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But while the software in web2.0 applications is functioning like a natural law, it does not stem from nature. The laws of nature are not of human origin and cannot be changed by us. The laws embedded in software, however, can, just like the policies can; The virtual world is uniquely malleable.

Then how does change in these virtual laws come about ? Most often they are made by a lofty programmer-king adding a cool, new feature… Citizen users can apply in humble feature requests, like serfs could always beg on their knees to their landlords, but in the end it’s the programmer, manager or designer that decides. Not a spark of democracy there… Really ?

Of course there is. Contrary to real-life, voting with your feet is quite easy online; no border-checks, no refugee-camps, no xenophobia.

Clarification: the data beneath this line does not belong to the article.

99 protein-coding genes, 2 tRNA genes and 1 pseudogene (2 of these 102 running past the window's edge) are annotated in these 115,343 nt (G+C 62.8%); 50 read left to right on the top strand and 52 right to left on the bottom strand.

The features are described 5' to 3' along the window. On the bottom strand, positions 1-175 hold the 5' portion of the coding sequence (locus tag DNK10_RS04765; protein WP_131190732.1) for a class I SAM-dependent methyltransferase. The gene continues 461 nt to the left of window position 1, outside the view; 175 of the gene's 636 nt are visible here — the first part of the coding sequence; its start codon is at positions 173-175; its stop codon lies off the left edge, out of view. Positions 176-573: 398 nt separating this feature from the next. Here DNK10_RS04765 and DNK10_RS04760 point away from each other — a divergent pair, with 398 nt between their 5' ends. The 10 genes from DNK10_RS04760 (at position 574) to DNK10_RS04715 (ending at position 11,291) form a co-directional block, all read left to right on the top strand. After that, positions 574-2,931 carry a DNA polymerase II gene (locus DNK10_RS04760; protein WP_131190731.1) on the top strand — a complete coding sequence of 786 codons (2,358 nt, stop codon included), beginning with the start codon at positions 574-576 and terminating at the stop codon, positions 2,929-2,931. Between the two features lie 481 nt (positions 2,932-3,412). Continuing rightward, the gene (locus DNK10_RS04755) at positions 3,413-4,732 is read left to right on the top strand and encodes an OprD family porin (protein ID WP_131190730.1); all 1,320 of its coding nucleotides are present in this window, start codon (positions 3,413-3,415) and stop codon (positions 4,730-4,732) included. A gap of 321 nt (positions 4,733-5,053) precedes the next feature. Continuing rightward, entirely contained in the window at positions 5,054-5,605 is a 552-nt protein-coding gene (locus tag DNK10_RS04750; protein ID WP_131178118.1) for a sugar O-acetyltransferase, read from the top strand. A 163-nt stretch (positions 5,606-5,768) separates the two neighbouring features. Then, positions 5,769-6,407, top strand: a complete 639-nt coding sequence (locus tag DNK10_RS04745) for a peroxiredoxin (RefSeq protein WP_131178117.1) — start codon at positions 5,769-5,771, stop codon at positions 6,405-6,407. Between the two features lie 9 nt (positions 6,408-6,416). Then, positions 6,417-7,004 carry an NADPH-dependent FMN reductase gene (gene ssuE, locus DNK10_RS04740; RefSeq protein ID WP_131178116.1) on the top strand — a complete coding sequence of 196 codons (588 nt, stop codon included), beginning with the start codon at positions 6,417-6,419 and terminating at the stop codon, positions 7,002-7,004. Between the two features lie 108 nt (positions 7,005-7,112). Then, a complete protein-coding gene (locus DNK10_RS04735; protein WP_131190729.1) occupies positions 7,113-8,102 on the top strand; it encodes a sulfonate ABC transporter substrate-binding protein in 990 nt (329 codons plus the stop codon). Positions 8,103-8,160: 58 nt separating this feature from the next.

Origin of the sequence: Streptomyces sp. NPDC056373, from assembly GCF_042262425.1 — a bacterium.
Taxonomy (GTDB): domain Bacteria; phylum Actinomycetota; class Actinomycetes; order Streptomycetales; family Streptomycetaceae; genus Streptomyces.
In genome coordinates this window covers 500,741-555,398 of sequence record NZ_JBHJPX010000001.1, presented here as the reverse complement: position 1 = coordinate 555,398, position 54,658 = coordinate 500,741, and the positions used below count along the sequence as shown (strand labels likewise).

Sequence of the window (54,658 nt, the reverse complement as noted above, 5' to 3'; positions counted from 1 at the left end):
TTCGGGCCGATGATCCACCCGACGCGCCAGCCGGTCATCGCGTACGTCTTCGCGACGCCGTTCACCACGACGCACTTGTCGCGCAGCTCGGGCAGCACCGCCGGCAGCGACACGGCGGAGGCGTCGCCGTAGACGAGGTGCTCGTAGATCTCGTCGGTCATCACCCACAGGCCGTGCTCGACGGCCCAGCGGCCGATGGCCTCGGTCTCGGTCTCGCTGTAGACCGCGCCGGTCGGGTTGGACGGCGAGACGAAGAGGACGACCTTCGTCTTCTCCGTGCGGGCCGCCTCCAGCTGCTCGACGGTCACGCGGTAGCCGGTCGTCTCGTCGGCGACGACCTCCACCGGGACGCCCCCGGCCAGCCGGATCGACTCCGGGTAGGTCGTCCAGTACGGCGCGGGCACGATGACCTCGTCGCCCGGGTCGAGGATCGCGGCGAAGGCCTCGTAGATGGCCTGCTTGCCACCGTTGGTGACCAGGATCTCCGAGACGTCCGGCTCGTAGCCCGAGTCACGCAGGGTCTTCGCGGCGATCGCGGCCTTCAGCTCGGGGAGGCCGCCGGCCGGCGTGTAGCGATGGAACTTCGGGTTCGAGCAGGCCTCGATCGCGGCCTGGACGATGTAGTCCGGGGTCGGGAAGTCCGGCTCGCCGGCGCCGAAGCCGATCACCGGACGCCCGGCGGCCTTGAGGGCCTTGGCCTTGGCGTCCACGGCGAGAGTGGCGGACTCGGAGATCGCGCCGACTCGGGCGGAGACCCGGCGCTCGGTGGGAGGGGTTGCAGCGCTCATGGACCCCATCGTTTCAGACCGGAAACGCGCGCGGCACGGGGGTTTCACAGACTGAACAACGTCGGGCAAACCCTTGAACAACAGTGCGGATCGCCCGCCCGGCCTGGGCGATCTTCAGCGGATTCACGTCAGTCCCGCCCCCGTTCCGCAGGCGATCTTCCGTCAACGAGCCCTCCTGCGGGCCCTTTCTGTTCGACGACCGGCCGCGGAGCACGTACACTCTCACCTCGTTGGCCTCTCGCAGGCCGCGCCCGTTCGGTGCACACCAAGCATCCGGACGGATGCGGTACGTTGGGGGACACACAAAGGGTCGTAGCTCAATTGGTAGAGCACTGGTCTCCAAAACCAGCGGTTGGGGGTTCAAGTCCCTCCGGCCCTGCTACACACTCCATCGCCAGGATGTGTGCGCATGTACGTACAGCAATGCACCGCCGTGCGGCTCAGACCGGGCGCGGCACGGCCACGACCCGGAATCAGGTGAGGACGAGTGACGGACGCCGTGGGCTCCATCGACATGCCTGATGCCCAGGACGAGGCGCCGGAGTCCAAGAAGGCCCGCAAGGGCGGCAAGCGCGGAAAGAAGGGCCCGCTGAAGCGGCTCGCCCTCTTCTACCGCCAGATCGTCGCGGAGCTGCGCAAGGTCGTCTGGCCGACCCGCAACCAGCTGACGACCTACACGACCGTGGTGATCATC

But wait… Where to go ? And what to take with you ? First of all there are no Web2.0 communities ran as democracies that I know of, and secondly one usually cannot take one’s data belongings across the application-border when one leaves… It’s like the; take only what you need during the journey of refugees, and not even that…

And even if one can take one’s data – whether by copy-paste, or as XML – then there is the problem that data needs software to be of use, and more often than not it needs quite specific software. Being free to take grandfather’s pendulum clock to the moon won’t do you much good, as it needs the earth’s gravity to be of any use as a clock. So people need to be able to take their current software, their current laws with them when they leave a virtual community to found a new one.

And in line with this we think that the freedom to fork is necessary as a minimal basis for freedom in the virtual realms of Web2.0 software. Just like property-right is in the real world. Users invest much effort, just like citizens in a state, and should thus be given rights in return. And especially for bigger communities we think user-rights should also entail a form of democracy.